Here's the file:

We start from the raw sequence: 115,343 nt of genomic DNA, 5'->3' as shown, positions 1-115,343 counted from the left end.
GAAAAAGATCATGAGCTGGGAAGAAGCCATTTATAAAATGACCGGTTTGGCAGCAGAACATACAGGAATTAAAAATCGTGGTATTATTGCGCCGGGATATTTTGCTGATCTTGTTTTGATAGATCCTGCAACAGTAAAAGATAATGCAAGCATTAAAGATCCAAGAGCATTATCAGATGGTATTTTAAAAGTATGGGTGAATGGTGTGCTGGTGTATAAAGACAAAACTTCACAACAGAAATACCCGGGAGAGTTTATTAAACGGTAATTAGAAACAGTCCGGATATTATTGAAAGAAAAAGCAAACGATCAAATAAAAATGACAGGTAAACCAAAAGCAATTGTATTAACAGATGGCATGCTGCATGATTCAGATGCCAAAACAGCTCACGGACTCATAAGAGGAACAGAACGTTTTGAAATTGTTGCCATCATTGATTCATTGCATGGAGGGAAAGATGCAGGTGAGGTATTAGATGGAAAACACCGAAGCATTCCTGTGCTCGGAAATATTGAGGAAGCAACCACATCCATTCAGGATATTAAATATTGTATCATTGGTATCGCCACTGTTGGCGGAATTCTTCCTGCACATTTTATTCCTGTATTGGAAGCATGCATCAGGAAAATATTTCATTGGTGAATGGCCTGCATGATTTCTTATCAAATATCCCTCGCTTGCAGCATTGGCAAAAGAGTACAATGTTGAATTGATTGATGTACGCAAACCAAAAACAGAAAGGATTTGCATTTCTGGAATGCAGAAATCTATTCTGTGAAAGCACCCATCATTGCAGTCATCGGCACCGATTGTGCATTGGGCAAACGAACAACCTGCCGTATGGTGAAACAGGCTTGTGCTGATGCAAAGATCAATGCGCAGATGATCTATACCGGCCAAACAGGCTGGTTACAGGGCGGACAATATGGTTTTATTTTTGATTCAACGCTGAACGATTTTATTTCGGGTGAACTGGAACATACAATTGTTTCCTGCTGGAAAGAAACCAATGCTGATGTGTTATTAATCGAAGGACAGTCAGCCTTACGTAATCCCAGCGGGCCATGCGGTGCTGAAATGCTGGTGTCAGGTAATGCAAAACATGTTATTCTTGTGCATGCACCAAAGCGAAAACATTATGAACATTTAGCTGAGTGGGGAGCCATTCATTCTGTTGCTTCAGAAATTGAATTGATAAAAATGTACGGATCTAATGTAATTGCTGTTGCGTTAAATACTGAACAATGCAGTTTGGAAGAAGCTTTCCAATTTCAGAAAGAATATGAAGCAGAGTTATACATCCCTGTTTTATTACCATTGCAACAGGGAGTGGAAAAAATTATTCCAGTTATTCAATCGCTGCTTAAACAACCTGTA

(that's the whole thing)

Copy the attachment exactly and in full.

We start from the raw sequence: 115,343 nt of genomic DNA, 5'->3' as shown, positions 1-115,343 counted from the left end.
GAAAAAGATCATGAGCTGGGAAGAAGCCATTTATAAAATGACCGGTTTGGCAGCAGAACATACAGGAATTAAAAATCGTGGTATTATTGCGCCGGGATATTTTGCTGATCTTGTTTTGATAGATCCTGCAACAGTAAAAGATAATGCAAGCATTAAAGATCCAAGAGCATTATCAGATGGTATTTTAAAAGTATGGGTGAATGGTGTGCTGGTGTATAAAGACAAAACTTCACAACAGAAATACCCGGGAGAGTTTATTAAACGGTAATTAGAAACAGTCCGGATATTATTGAAAGAAAAAGCAAACGATCAAATAAAAATGACAGGTAAACCAAAAGCAATTGTATTAACAGATGGCATGCTGCATGATTCAGATGCCAAAACAGCTCACGGACTCATAAGAGGAACAGAACGTTTTGAAATTGTTGCCATCATTGATTCATTGCATGGAGGGAAAGATGCAGGTGAGGTATTAGATGGAAAACACCGAAGCATTCCTGTGCTCGGAAATATTGAGGAAGCAACCACATCCATTCAGGATATTAAATATTGTATCATTGGTATCGCCACTGTTGGCGGAATTCTTCCTGCACATTTTATTCCTGTATTGGAAGCATGCATCAGGAAAATATTTCATTGGTGAATGGCCTGCATGATTTCTTATCAAATATCCCTCGCTTGCAGCATTGGCAAAAGAGTACAATGTTGAATTGATTGATGTACGCAAACCAAAAACAGAAAGGATTTGCATTTCTGGAATGCAGAAATCTATTCTGTGAAAGCACCCATCATTGCAGTCATCGGCACCGATTGTGCATTGGGCAAACGAACAACCTGCCGTATGGTGAAACAGGCTTGTGCTGATGCAAAGATCAATGCGCAGATGATCTATACCGGCCAAACAGGCTGGTTACAGGGCGGACAATATGGTTTTATTTTTGATTCAACGCTGAACGATTTTATTTCGGGTGAACTGGAACATACAATTGTTTCCTGCTGGAAAGAAACCAATGCTGATGTGTTATTAATCGAAGGACAGTCAGCCTTACGTAATCCCAGCGGGCCATGCGGTGCTGAAATGCTGGTGTCAGGTAATGCAAAACATGTTATTCTTGTGCATGCACCAAAGCGAAAACATTATGAACATTTAGCTGAGTGGGGAGCCATTCATTCTGTTGCTTCAGAAATTGAATTGATAAAAATGTACGGATCTAATGTAATTGCTGTTGCGTTAAATACTGAACAATGCAGTTTGGAAGAAGCTTTCCAATTTCAGAAAGAATATGAAGCAGAGTTATACATCCCTGTTTTATTACCATTGCAACAGGGAGTGGAAAAAATTATTCCAGTTATTCAATCGCTGCTTAAACAACCTGTA